Arsene Wenger bemoaned another "fragile" defensive display in Arsenal's 3-3 draw against Fulham, whose "character" impressed Brede Hangeland.
Wenger accepts Arsenal must learn how to close out games again.
For the second time in a week, the Gunners blew a 2-0 advantage, this time allowing the Cottagers to recover and then lead after early goals from Olivier Giroud and Lukas Podolski had put the hosts in command.
Although Giroud quickly levelled to set up a rousing final 20 minutes, the Gunners - who eventually drew 2-2 in their Champions League tie at Schalke - were unable to fashion a winner, with Mikel Arteta seeing his stoppage-time penalty saved by Fulham goalkeeper Mark Schwarzer.
Wenger knows such costly lapses in concentration at the back must be eradicated if his side are to keep within striking distance of the Premier League's top four.
"We were defensively fragile, were not cautious enough at 2-0 and we let them back into the game because we lacked urgency," the Arsenal manager said.
"We showed magnificent spirit in the second half, but the team has to learn to deal better with this kind of situation.
"There are good ingredients in this team, a good spirit, but we need a bit more defensively when we are leading the game."
Wenger added: "At the moment, we do not get the points we want. Of course, we now do not have to waste any more time, but I still feel there is good potential in our side."
Arsenal will have little time to attempt to rectify their defensive shortcomings ahead of next weekend's north London derby at home to Tottenham as nearly all of the first-team squad will be away on international duty.
England forward Theo Walcott, however, is a doubt for the friendly in Sweden after coming off with an injury to his buttock muscles.
Wenger said: "We have just to keep working, but it will be difficult now this week because everybody goes away.
"What I can do is pray that everybody comes back in good health."
One positive for Arsenal in the past few weeks has been the development of Giroud.
The France forward, signed from Montpellier in a £13million deal over the summer, now has four goals in as many appearances for the Gunners.
Wenger said: "Giroud had presence and won the long balls. He is dangerous and starts to have belief in what he is doing."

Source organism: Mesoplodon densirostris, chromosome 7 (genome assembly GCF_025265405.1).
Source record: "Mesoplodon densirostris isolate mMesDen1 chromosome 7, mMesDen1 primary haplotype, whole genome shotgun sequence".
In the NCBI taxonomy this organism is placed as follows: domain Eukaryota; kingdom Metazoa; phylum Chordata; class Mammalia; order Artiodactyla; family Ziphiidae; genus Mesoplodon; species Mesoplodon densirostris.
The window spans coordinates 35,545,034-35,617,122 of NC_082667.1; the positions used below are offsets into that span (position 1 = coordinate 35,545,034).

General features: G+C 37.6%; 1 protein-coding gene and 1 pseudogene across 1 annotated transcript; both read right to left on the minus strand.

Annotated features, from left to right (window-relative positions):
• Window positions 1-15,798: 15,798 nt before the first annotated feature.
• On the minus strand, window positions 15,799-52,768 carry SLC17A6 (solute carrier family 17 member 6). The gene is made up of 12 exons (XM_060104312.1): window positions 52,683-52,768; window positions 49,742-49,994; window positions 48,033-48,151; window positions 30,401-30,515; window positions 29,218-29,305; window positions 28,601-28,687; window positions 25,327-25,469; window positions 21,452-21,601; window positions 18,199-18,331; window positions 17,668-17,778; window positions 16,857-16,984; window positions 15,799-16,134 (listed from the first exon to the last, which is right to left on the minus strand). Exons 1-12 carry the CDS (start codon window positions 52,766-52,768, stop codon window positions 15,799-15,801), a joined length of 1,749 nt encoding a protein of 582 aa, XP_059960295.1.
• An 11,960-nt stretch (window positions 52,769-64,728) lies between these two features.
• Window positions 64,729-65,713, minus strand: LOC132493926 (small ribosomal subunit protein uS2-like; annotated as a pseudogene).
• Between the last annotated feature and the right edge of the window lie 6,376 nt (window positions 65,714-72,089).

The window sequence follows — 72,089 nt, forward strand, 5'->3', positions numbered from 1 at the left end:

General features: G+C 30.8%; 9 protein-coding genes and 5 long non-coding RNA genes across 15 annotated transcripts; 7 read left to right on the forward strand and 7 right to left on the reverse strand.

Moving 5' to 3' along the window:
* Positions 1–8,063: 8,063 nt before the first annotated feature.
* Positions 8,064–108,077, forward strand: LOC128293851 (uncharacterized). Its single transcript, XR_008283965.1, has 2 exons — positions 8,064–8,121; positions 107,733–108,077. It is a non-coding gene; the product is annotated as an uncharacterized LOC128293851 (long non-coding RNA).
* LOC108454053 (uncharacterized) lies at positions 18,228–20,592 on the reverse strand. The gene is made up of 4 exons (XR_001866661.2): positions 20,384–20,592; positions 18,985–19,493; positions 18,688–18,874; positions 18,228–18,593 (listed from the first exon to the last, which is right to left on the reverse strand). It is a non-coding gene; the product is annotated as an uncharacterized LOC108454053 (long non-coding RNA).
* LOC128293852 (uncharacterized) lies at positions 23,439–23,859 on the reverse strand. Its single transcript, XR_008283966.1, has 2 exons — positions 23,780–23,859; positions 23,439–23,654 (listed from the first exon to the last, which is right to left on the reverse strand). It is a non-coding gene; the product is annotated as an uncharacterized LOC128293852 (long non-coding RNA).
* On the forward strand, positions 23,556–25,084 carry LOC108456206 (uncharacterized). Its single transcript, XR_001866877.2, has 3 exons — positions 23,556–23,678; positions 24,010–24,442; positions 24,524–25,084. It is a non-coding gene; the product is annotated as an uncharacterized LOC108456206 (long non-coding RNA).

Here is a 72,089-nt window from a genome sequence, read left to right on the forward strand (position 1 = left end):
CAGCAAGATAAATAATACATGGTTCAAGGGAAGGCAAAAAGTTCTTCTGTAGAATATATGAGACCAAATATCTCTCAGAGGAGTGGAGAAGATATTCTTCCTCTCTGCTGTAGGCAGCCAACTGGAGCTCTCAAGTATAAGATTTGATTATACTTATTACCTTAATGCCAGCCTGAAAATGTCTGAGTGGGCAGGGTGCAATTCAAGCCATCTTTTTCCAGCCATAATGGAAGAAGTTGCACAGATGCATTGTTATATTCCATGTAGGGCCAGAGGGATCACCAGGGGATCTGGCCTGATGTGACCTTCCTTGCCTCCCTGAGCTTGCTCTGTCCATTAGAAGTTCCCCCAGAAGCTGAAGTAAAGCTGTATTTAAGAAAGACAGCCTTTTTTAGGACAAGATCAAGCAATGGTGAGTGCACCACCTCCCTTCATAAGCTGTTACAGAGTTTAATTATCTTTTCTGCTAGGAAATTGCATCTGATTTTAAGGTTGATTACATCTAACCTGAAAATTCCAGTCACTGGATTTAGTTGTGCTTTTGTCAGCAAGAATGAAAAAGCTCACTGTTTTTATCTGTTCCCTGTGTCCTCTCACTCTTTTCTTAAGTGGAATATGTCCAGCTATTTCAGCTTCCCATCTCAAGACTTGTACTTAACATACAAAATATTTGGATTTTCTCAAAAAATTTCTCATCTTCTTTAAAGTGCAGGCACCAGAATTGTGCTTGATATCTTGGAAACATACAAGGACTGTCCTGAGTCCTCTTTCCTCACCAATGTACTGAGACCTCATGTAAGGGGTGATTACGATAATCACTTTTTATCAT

Had Giroud elected to take the stoppage-time spot-kick himself, the 26-year-old could well have ended up with the matchball.
Wenger, though, was happy enough with the Arteta's decision.
"We have penalty takers designated, there is no rule that says if you have scored two, you will score a penalty," said Wenger.
"Giroud had missed a penalty in the League Cup, so you know it can happen to anybody - there are not many players who have never missed when they take them."
Despite Arsenal's shortcomings at the back, Fulham also deserved something from the game, if for nothing other than their cavalier approach after falling behind.
Strike duo Dimitar Berbatov and Bryan Ruiz proved a handful all afternoon, with the Bulgarian nodding home with an unmarked header at a corner to begin the fightback on 29 minutes.
Fulham - who are now unbeaten in five - were level through a well-executed strike by Alex Kacaniklic.
Berbatov then kept his cool to stroke the ball past Vito Mannone on 67 minutes after Arteta had pushed over Ruiz, and the Cottagers led 3-2 before Giroud's header soon levelled things up again.
Following the award of a controversial penalty deep into four minutes of stoppage-time after referee Phil Dowd ruled Sascha Riether had handled Andrey Arshavin's cross, Fulham looked like they would be heading back to west London empty handed.
Schwarzer - once a transfer target for Arsenal - secured a well-deserved share of the spoils when he got down to his left and turned Arteta's kick behind.
Centre-half Hangeland told Fulham's website: "We showed a lot of character.
"We want to attack teams and score goals, but as a consequence we are a bit more vulnerable and are conceding more goals.
"But I suppose as long as we keep picking up points, we will crack on and do as best we can."